Gargaro said Beal, Erickson and Bowen earned the bonuses and the raises, and the severance and housing loan forgiveness were in Beal’s employment contract. He declined to release the contract.

All compensation increases are for the consecutive fiscal years 2014 and 2015 ending June 30.

Controversial issue

Elected officials in Oakland County said they were outraged at the museum’s decision to award $100,000 in bonuses to its top three executives in 2012, the same year Beal and Erickson appeared before county commissioners saying the museum was on the verge of financial collapse.

Months later, in August 2012, voters in Oakland, Wayne and Macomb counties approved the 0.10-millage regional tax, which accounts for 70 percent of the museum’s budget.

After a public firestorm and as Oakland County officials threatened to pull $11 million in funding, the museum board repaid $90,000 in bonus money awarded in 2013 — the first year public funds came into DIA coffers — with private donor funds.

Oakland County Executive L. Brooks Patterson, who has criticized the DIA over compensation in the past, said museum officials should proceed with caution.

“They got burned and took a public whipping for the raises that were so huge and right on the heels of the vote of the three counties,” Patterson said. “I have talked to them since then. I hope they proceed with caution. We are still suffering from the recession and from the Detroit bankruptcy ripples.”

Gargaro said the museum deferred implementing the pay increases during the public controversy over compensation and while a new agreement with the counties was being worked out.

No salary increases or performance bonuses to DIA executives will be paid, Gargaro said, until all three county art authorities have been informed at public meetings.

“Now I am seeking to get those payments made. They were deferred so no one can complain I was throwing kerosene on the fire,” he said.

Two months of Beal’s $23,750 a month severance — for July and August — have been paid, Gargaro said, because the museum was contractually obligated. Those payments and the remaining 10 months of the severance are being paid with donor funds, not taxpayer money, he said.

Beal received the housing loan in 2011 to buy a 6,000-square-foot English Cotswold-style manor home in Detroit’s Palmer Woods neighborhood in 1999. The six-bedroom, five-bath home has five fireplaces, a library and a pool, and was designed by famed architect Robert Derrick, who also designed the Henry Ford Museum.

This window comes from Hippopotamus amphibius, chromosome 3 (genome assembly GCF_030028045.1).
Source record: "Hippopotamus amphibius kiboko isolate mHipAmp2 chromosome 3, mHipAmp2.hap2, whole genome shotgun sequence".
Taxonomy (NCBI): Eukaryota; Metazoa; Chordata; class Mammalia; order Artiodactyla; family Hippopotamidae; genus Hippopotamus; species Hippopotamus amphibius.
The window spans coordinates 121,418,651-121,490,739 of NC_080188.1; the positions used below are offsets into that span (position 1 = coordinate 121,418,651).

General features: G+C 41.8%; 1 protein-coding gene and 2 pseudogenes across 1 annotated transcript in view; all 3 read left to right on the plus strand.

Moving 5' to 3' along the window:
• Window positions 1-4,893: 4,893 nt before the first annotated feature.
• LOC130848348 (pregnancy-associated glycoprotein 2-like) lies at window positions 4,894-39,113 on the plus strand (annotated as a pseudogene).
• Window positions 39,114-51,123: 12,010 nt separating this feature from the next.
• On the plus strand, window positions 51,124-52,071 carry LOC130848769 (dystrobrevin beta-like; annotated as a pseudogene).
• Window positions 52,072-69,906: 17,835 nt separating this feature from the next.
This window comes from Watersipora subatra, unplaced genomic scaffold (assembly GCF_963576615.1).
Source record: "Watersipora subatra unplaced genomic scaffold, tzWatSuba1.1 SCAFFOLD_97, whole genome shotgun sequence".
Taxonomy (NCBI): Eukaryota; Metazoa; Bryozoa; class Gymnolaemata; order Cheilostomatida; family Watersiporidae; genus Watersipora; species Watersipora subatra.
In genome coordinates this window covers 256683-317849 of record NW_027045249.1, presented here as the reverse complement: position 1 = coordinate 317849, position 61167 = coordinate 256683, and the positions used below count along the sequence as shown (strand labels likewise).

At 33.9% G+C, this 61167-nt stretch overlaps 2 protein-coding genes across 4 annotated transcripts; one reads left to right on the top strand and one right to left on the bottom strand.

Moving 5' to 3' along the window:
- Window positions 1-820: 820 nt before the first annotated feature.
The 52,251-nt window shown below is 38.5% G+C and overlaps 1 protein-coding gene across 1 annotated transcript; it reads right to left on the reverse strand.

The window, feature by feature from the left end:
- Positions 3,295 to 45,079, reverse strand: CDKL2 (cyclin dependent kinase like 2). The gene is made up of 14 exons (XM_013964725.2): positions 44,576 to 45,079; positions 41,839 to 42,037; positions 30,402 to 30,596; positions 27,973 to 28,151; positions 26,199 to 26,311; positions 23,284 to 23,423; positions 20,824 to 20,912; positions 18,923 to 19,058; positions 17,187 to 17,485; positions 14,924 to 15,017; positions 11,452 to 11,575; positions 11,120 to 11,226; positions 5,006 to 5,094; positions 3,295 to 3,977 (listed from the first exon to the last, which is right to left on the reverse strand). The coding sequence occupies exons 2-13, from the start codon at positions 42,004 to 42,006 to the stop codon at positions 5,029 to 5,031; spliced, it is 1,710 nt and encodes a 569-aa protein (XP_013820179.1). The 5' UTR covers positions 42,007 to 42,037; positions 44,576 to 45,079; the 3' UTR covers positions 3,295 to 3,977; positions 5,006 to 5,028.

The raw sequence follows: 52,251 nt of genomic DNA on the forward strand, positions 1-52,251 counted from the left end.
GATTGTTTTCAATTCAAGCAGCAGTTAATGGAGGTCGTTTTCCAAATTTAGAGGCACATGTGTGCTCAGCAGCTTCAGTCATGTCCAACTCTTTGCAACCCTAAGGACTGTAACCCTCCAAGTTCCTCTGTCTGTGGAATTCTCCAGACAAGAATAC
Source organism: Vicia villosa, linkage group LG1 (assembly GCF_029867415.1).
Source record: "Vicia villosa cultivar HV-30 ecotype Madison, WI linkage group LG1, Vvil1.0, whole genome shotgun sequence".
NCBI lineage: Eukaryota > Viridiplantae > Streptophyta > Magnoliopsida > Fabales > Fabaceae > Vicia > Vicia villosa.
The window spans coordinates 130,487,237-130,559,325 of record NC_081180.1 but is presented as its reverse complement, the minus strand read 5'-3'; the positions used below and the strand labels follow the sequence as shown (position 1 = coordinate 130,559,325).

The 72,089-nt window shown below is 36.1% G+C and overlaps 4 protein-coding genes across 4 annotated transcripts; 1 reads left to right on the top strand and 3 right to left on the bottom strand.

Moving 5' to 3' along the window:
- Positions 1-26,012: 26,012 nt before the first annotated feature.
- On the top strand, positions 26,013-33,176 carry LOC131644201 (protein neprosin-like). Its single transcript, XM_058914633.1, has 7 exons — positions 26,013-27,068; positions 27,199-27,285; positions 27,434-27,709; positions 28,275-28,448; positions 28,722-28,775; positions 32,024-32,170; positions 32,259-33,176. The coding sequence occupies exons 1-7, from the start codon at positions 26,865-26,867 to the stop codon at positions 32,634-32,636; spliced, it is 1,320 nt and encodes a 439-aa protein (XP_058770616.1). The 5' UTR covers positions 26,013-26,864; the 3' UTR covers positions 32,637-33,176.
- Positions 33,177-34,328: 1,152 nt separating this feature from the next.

Macomb Art Authority chair Stan Simek described the meeting with the DIA as preliminary and part of the move toward transparency.

“Nothing was agreed upon or voted on. They are trying to fulfill the agreement we had for more transparency for issues of compensation,” Simek said. “I think they would want approval from us before they went ahead with compensation.”

Elected officials in Oakland and Macomb counties were unaware of the proposal. Macomb Commissioner Robert Mijac said he didn’t have a problem with the raises, but he questioned the bonus amounts.

“How is that justified? What the taxpayer would say about that is, we are funding DIA operations. If you can find private donations to support large bonuses, why can’t you find private donations to support the DIA without taxpayer support?”

Gargaro declined to disclose the amount of the donor fund.

jchambers@detroitnews.com

DIA compensation

Graham Beal: $430,000 salary; proposed $20,000 raise; $30,000 bonus; $155,832 housing loan forgiven; $285,000 retirement severance = $490,832

Annemarie Erickson: $295,000 salary; proposed 3% raise ($8,850) for 2014; 3% raise ($9,115.5) for 2015; $25,000 bonus for 2014; $40,000 bonus for 2015 = $82,965

Robert Bowen: $187,000 salary; proposed 3% raise ($5,610) for 2014, and 3% raise ($5,778.30) for 2015; $15,000 bonus for 2014 and $25,000 bonus for 2015 = $51,388

LINKEDINCOMMENTMORE
Read or Share this story: http://detne.ws/1Jic0mO